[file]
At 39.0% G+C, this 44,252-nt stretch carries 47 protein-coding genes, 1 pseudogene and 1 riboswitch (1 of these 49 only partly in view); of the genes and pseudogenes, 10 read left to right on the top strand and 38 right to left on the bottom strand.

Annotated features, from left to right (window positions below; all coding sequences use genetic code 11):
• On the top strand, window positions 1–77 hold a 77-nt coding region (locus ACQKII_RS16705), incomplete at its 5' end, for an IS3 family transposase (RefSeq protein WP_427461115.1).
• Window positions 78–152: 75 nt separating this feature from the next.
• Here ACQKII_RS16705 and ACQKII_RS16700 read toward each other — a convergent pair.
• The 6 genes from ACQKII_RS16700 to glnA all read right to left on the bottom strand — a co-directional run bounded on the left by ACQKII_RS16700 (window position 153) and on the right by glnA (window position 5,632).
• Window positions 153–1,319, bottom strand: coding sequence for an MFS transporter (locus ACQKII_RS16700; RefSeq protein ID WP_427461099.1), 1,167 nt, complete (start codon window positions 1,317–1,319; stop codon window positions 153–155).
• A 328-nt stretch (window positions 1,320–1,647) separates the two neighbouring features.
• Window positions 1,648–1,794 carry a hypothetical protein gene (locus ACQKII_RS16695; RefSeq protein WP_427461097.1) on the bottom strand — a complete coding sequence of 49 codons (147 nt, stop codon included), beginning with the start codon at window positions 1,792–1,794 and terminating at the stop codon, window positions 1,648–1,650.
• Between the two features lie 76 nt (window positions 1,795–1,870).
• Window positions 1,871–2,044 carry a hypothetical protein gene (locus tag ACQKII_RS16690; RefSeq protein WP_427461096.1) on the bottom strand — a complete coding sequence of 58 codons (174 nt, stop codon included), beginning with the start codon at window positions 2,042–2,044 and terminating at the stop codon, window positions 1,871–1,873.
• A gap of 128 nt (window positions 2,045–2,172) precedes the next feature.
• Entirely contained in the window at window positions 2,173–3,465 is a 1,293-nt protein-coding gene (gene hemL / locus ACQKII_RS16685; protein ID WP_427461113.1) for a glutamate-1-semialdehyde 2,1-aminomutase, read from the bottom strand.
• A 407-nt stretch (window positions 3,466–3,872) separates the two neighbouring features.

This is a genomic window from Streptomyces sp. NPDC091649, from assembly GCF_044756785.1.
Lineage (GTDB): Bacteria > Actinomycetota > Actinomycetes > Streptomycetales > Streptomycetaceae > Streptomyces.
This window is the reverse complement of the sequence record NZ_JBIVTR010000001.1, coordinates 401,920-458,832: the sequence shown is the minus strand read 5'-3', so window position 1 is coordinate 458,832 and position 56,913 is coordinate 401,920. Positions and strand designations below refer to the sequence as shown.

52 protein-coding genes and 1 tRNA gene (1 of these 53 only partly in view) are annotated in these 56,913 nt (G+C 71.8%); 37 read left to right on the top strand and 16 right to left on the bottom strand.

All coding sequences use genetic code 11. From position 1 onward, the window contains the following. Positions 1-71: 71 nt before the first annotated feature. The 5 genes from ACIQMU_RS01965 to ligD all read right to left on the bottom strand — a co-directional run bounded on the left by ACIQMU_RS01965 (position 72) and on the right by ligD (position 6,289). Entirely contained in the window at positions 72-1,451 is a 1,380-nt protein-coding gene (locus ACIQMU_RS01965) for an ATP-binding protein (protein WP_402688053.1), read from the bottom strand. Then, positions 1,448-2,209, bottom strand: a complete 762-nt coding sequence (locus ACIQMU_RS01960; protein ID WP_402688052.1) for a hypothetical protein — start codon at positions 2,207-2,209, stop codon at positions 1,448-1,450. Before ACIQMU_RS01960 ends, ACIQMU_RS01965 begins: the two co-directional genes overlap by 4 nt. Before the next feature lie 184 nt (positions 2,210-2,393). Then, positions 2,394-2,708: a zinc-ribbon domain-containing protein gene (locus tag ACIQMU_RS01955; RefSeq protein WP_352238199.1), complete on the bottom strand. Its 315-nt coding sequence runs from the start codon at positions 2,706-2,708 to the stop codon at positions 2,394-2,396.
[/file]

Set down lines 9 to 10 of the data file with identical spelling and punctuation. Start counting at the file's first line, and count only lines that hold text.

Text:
• Window positions 1,648–1,794 carry a hypothetical protein gene (locus ACQKII_RS16695; RefSeq protein WP_427461097.1) on the bottom strand — a complete coding sequence of 49 codons (147 nt, stop codon included), beginning with the start codon at window positions 1,792–1,794 and terminating at the stop codon, window positions 1,648–1,650.
• Between the two features lie 76 nt (window positions 1,795–1,870).